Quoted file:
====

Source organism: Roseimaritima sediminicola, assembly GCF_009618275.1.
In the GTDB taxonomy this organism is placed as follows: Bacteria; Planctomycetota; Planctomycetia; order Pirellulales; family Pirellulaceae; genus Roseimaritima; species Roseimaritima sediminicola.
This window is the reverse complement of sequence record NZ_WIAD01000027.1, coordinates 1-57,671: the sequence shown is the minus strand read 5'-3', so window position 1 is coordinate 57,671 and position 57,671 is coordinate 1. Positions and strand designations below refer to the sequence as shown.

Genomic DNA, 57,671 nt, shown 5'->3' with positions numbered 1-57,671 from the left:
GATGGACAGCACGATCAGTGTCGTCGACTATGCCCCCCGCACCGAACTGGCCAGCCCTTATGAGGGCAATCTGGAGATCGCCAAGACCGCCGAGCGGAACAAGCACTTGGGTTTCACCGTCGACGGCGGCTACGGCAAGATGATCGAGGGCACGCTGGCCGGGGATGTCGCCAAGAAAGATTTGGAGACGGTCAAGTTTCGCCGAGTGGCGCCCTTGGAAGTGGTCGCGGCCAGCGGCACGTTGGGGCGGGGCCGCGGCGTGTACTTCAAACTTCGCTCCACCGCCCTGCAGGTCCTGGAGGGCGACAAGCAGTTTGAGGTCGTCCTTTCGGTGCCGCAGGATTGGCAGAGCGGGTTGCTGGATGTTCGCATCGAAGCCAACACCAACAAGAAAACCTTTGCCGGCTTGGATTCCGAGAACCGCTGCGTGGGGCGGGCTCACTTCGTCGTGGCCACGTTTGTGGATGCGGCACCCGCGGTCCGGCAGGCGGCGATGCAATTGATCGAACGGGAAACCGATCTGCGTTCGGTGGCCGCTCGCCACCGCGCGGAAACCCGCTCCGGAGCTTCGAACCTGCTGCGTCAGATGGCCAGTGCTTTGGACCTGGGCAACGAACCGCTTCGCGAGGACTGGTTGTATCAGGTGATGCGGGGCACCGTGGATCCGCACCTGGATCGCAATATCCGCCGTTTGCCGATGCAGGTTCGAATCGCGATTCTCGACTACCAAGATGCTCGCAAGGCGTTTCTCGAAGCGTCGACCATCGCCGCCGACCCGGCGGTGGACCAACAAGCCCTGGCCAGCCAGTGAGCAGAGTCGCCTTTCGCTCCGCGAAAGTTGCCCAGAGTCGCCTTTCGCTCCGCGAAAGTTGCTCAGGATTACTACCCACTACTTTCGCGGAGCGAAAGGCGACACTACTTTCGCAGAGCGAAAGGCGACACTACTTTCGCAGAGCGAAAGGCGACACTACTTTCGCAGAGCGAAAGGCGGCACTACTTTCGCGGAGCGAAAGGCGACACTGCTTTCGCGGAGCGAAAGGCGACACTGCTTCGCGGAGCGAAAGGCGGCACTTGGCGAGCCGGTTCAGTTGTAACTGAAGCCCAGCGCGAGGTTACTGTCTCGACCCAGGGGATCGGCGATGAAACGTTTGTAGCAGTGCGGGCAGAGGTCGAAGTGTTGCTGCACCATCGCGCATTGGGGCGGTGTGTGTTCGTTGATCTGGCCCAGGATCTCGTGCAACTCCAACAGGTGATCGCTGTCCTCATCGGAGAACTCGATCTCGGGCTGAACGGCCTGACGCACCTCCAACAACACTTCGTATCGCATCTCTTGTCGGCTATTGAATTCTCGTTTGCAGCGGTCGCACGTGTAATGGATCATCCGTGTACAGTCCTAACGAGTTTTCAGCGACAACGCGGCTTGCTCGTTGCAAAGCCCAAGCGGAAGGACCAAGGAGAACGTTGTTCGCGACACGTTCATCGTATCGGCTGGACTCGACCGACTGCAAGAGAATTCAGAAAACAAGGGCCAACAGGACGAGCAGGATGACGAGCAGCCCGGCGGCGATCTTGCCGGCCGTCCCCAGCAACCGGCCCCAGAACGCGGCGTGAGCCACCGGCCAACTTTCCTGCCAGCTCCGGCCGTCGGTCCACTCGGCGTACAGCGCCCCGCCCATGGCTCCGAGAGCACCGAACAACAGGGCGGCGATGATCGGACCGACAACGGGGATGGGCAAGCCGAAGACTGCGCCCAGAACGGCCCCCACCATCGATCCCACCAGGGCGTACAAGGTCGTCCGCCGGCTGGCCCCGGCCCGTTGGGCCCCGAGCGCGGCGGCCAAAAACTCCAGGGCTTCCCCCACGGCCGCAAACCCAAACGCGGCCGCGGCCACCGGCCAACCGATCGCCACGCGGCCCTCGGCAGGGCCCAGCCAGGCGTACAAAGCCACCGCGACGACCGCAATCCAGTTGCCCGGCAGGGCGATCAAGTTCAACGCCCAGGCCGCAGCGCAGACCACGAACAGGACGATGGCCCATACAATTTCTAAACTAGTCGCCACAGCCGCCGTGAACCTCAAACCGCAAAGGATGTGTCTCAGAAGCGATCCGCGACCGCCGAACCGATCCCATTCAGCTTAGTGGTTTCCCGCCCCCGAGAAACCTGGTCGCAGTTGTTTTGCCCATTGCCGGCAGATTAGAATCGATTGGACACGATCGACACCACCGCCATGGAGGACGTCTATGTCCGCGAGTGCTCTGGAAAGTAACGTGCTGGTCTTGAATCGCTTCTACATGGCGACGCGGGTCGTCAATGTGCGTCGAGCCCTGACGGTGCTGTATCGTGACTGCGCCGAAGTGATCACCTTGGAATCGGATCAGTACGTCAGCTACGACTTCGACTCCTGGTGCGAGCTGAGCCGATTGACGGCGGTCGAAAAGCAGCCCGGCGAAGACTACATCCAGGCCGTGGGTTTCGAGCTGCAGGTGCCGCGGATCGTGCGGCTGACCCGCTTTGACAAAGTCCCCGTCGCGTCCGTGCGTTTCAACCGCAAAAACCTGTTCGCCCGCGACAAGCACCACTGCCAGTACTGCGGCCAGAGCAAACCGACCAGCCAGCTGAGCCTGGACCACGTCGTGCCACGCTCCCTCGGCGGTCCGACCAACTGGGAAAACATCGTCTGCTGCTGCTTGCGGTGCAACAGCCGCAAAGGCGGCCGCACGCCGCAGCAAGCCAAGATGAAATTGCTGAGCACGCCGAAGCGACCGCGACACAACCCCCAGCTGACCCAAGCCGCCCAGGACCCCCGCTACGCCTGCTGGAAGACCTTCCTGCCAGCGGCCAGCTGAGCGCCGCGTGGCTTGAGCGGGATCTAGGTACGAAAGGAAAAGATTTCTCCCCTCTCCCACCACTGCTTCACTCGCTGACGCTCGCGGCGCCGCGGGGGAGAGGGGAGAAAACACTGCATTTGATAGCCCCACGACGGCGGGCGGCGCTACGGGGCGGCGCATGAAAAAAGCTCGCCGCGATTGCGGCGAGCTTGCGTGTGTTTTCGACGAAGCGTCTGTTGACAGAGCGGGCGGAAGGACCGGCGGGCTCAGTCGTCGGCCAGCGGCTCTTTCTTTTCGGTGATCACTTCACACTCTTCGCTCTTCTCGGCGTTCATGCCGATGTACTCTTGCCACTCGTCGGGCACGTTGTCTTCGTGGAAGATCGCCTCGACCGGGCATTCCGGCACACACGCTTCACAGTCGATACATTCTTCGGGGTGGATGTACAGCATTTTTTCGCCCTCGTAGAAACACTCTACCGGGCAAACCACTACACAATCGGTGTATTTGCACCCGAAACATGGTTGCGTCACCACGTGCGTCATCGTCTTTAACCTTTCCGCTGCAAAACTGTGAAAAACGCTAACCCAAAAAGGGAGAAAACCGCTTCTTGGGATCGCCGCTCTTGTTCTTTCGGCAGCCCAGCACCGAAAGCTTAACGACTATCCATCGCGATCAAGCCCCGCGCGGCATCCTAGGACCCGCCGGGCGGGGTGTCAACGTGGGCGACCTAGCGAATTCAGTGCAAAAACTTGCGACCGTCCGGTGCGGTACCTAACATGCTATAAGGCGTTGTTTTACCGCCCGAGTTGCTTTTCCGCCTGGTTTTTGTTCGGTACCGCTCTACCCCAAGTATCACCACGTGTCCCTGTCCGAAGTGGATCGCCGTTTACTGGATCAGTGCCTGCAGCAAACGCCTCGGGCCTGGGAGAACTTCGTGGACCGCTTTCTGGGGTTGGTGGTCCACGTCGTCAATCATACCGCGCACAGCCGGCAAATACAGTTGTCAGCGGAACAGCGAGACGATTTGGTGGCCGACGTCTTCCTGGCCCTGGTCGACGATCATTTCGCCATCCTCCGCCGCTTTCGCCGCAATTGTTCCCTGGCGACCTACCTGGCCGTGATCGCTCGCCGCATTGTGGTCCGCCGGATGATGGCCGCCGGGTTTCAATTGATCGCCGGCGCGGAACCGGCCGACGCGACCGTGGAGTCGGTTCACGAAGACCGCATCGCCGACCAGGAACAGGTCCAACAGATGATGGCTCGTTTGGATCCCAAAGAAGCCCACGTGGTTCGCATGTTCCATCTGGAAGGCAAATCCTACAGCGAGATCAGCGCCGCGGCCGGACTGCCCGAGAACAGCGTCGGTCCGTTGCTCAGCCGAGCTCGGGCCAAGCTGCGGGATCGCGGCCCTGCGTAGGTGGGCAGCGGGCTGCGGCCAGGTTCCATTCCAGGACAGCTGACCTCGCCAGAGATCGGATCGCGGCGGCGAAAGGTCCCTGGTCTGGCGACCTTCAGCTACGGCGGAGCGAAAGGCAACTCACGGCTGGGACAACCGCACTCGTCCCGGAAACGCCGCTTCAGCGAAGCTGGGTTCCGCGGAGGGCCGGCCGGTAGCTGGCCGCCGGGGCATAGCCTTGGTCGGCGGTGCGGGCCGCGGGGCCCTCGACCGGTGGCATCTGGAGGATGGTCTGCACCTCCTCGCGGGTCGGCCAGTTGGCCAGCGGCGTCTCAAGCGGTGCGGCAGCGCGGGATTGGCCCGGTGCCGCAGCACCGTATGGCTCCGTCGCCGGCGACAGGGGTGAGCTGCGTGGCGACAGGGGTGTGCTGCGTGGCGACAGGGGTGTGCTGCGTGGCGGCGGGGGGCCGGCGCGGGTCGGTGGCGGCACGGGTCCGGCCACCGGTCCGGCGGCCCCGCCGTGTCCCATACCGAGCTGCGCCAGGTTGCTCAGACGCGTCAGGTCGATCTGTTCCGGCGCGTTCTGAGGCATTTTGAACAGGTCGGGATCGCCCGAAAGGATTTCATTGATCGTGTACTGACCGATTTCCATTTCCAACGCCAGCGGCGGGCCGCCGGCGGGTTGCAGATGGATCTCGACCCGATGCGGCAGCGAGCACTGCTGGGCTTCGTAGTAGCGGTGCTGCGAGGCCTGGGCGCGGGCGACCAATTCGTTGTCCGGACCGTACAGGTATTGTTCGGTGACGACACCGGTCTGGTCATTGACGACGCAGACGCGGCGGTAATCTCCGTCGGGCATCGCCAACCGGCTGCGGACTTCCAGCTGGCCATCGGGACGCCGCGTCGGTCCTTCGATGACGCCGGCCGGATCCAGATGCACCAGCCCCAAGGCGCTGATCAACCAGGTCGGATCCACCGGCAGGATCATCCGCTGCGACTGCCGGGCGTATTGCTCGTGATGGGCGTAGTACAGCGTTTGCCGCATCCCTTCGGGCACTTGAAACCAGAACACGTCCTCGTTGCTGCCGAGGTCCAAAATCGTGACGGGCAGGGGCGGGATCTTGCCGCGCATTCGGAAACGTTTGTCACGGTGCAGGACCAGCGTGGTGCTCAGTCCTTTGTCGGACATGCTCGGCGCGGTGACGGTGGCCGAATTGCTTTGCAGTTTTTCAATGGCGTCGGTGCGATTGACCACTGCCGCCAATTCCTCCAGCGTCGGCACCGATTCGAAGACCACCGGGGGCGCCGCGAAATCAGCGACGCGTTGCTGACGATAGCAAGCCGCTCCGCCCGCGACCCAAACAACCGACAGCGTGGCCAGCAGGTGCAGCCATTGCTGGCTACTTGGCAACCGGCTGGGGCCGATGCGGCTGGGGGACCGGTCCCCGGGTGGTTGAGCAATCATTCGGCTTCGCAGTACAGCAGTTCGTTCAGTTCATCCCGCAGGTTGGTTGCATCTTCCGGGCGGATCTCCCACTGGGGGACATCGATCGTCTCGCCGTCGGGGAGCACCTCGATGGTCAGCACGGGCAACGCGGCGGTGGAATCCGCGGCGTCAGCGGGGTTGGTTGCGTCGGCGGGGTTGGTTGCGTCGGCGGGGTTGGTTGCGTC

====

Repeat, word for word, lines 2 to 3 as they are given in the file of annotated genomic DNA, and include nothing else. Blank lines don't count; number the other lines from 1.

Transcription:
In the GTDB taxonomy this organism is placed as follows: Bacteria; Planctomycetota; Planctomycetia; order Pirellulales; family Pirellulaceae; genus Roseimaritima; species Roseimaritima sediminicola.
This window is the reverse complement of sequence record NZ_WIAD01000027.1, coordinates 1-57,671: the sequence shown is the minus strand read 5'-3', so window position 1 is coordinate 57,671 and position 57,671 is coordinate 1. Positions and strand designations below refer to the sequence as shown.